The foxes, however, seem not to be alarmed by any creature around my cabin.  Sunday night when I scattered some tortilla chips on the deck and left the door open, this fox was curious enough about my kitchen to look inside before chowing down on the chips.

The foxes are usually skittish enough to run off a few feet when I open the kitchen door, but they quickly return.

And twice when my friend Lynn Axelrod stuck a piece of bread out the door, a fox took it from her hand.

Three, four, and even five raccoons have shown up simultaneously on my deck in the last week. They too enjoy snacking on bread, but except for one older male, they enjoy peanuts even more.

I occasionally put out a few handfuls of honey-roasted peanuts for their dessert, and I’ve had raccoon kits so enthusiastic that on occasion they grabbed my hand with their paws before I was done. Very odd to shake hands with a raccoon. Thank God they grabbed with their paws and not their teeth.

Because raccoons use their paws in eating, they wash them in my birdbath afterward, as well as take long drinks — no doubt thirsty from the salty peanuts.

Also taking advantage of my birdbath is this pine siskin.

A pine siskin swoops down to join five other siskins eating birdseed on the railing of my deck.

Pine siskins are an irruptive species, meaning that their populations can increase rapidly and irregularly. A type of finch, they are particularly plentiful this year because their main source of food, seeds, is also plentiful.

Also enjoying birdseed on my deck are roof rats, which on some evenings show up even before the birds leave.

There are noticeable variations in coloring among roof rats, with the one on the right demonstrating why they’re sometimes called black rats. I’ve written quite a bit about roof rats previously, and I won’t repeat it all here.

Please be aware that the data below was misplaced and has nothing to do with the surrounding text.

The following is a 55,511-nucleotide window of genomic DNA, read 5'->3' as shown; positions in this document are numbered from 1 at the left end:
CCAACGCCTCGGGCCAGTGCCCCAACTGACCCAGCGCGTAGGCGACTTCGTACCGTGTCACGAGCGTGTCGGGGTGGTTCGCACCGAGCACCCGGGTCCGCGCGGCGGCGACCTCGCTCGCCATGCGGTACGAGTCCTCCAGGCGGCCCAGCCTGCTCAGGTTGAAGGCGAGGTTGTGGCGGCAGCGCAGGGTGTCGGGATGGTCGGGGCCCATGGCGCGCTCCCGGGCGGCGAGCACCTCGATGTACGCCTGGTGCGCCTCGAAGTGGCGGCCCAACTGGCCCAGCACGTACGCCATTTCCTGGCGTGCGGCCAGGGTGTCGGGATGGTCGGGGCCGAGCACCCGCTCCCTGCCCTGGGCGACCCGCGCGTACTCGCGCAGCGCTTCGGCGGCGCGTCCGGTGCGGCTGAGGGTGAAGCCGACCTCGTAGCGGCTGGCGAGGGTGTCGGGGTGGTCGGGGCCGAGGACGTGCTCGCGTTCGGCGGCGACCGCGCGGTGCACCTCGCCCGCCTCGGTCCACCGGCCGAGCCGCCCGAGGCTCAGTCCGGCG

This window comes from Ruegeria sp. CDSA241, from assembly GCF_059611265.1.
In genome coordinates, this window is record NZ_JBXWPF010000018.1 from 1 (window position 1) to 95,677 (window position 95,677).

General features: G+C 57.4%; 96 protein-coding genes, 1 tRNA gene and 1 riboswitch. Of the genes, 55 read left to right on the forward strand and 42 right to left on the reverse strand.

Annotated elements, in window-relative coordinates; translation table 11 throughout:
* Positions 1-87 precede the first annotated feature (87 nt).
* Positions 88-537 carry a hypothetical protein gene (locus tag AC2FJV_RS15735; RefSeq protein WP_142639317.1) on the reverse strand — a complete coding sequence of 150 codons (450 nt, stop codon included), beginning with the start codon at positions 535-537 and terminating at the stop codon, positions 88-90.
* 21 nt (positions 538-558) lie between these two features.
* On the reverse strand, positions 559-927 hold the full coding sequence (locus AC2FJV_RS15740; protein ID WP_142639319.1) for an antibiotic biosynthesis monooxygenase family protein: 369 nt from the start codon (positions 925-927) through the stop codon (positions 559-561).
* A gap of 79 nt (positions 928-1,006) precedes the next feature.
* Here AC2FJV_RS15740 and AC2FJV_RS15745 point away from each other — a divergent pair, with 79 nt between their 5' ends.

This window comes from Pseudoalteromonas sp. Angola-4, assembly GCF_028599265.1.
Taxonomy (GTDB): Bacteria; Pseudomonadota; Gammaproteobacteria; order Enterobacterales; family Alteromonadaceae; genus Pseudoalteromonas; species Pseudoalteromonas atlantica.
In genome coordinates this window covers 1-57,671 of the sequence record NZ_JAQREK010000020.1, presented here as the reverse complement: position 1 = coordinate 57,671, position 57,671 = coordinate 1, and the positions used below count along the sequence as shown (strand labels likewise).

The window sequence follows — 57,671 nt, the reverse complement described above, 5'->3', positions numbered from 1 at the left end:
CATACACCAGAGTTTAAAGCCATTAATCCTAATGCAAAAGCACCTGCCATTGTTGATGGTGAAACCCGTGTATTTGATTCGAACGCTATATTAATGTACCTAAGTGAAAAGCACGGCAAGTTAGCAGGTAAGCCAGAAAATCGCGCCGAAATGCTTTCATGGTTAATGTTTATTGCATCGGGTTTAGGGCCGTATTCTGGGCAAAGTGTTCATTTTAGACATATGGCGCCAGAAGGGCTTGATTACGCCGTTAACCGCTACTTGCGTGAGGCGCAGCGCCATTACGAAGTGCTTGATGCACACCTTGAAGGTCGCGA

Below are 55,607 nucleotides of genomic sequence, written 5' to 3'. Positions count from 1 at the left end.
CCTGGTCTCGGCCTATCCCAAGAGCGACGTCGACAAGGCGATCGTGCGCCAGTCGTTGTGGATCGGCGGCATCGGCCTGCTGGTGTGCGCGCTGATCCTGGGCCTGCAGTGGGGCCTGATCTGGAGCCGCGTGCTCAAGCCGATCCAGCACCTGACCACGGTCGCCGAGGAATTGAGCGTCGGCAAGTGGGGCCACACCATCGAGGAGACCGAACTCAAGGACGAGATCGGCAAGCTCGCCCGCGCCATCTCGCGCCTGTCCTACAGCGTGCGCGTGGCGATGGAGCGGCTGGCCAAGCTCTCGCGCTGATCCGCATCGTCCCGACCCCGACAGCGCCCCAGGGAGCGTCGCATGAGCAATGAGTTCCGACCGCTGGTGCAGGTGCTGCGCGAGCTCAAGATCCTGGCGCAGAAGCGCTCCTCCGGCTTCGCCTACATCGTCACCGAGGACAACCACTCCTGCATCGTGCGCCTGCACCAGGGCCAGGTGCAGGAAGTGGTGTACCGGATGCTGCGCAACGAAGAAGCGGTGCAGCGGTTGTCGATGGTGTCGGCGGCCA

Canada geese fly over my cabin almost every evening. I always know by their honking when they’re coming. Some evenings several flocks in a row will head west overhead. Naturally a migratory bird, the geese used to only winter here, but in recent years West Marin has developed a large year-round population.

Also announcing themselves around my cabin these nights (in fact, I hear their yips and howls right now) are a number of coyotes. Like the gray foxes, coyotes are members of the dog family, canidae. However, unlike gray foxes, they can’t climb trees, which is a blessing for us all.

Point Reyes Station’s levee road (AKA Sir Francis Drake Boulevard) should flood less often during heavy storms in the future thanks to a county Department of Public Works project now underway.

Road supervisor Pete Maendle (left) of Inverness Park this week told me a box culvert under the levee road had become completely clogged with silt. This has sometimes led to a drainage ditch from Silver Hills causing flooding near the White House Pool parking lot.

Part of the project involves cleaning out sedimentation basins that are supposed to trap the silt, which consists of decomposed granite, before it reaches the culvert.

The channel downstream from the culvert empties into Papermill Creek, and county creek naturalist Liz Lewis said workers so far have found two juvenile steelhead, six to eight sticklebacks, and two prickly sculpin in the project area.

The state Department of Fish and Game has told the county to complete the project by Oct. 15 in time for winter rains and fish runs. County superintendent of road maintenance Craig Parmley said today he hopes the $25,000 project will require only five or six days of work.

Although the work isn’t expected to last very long, Lewis and Parmley both noted it has taken seven years to get the many state and federal permits the project required. The biggest delay was in getting permission from the Army Corps of Engineers, Lewis said.

Fortunately, the permits will allow the county to carry out ditch maintenance in the future without going through the permit process again, Parmley noted.

While the project is underway, a series of cofferdams keeps ditch water out of the worksite. Water in the dams is being pumped into Olema Marsh.

Once this project at White House Pool (in background) is completed, the county hopes to carry out similar work in Inverness, Inverness Park, and Bolinas, superintendent Parmley said.